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Workshops help landowners make the most of wetlands

A border of native plants blends seemlessly with the nearby wetland. Photo courtesy of Angie Hong

Minnesota may be the land of 10,000 lakes, but it is also the land of 10 million wetlands. These oft misunderstood features are sometimes wet, sometimes dry, but always important to people and wildlife.

Officially, there are eight types of wetlands in Minnesota: bogs, shallow and deep marshes, shallow open water, shrub and wooded swamps, seasonal basins, wet meadows, and calcareous fens. In the blurry intersection between water and land, frogs lay their eggs, carnivorous plants devour passing insects, and boisterous red-winged blackbirds sway from the tops of cattails.

Wetlands protect nearby homes from flooding and help to reduce shoreline erosion along the edges of rivers and lakes. Approximately 43 percent of threatened and endangered plant and animal species in the United States live in or depend on wetlands, and these areas also provide habitat for spawning fish, migrating waterfowl, breeding frogs and turtles, and insects such as dragonflies. Even ephemeral (seasonal) wetlands, many of which are only wet for a few weeks each year, provide vital habitat and protection against flooding downstream.

This spring, the East Metro Water Resource Education Program and Master Gardeners of Washington County will team up to host a series of workshops to provide local landowners with advice on "planting for clean water" in a way that adds beauty, provides habitat and helps to protect lakes, streams and wetlands.

Workshops in Wyoming, Minn., and Cottage Grove, will focus on "Blue Thumb Basics" — using native plants to create rain gardens, shoreline plantings, and other landscaping features that protect water and provide habitat for birds and pollinators. During the workshops, instructors will share photos from local projects and help participants sketch landscape plans for their yards with tracing paper and aerial photos. They will also discuss resources available for water-friendly gardening and landscaping projects, including incentive grants, free site visits, garden designs, plant lists and conservation plans for larger properties. Workshops are scheduled for:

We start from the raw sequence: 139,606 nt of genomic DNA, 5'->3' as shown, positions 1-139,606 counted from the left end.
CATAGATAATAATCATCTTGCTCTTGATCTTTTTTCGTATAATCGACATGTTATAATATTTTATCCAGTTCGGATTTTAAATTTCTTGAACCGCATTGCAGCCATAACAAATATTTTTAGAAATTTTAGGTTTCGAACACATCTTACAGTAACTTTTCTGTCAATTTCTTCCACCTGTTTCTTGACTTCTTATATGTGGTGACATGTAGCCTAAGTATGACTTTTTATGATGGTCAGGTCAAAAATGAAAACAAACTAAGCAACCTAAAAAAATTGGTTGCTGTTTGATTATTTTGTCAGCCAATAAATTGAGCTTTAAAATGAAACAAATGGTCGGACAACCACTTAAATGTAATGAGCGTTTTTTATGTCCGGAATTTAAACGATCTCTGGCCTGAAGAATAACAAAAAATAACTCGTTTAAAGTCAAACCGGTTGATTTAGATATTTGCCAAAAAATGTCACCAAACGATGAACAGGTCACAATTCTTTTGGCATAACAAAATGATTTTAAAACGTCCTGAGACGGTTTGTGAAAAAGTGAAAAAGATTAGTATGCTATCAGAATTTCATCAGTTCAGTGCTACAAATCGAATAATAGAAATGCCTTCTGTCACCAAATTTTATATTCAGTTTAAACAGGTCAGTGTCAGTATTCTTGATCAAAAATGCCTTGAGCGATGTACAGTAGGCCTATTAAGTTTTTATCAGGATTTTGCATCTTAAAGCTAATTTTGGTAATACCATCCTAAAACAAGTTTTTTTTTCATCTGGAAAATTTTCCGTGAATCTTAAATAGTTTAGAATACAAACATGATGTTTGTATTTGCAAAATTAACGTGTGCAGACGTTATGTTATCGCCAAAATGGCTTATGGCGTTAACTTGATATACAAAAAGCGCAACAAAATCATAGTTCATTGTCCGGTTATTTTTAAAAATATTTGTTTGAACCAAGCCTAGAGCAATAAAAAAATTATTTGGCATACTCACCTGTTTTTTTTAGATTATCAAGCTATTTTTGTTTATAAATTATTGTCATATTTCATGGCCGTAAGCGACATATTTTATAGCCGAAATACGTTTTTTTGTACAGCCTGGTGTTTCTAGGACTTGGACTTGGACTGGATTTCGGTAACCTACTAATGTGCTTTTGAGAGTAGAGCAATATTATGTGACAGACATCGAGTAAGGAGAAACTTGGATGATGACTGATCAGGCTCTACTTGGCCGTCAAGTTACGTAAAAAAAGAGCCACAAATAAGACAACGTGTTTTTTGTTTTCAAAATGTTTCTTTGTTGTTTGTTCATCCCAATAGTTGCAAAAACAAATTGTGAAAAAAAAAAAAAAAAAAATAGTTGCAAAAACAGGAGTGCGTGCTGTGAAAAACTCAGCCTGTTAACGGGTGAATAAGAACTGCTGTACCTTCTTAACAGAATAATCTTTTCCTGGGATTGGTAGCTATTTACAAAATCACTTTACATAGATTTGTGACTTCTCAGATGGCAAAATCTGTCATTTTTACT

• Thursday, April 4, 6-7:30 p.m. at Wyoming Area Library. Register at tinyurl.com/wygarden2019

• Thursday, April 11, 6-7:30 p.m. at Cottage Grove City Hall. Register at tinyurl.com/cggarden2019

Workshops in Hugo, Oakdale and Lake Elmo will focus on wetlands specifically and will include guided hikes to nearby wetlands to look for birds and wildlife and practice identifying native and invasive plants. Instructors will share information about native plants and shrubs that grow well in wetland soils and will also talk about rules that affect what landowners can and can't do with wetlands on their properties. Workshops are scheduled for:

• Thursday, April 25, 6-7:30 p.m. at Hugo City Hall

• Thursday, May 23, 6-7:30 p.m. at Oakdale Discovery Center

• Thursday, June 6, 6-7:30 p.m. at Sally Manzara Nature Center in Lake Elmo

Register for all three at tinyurl.com/wetgarden2019.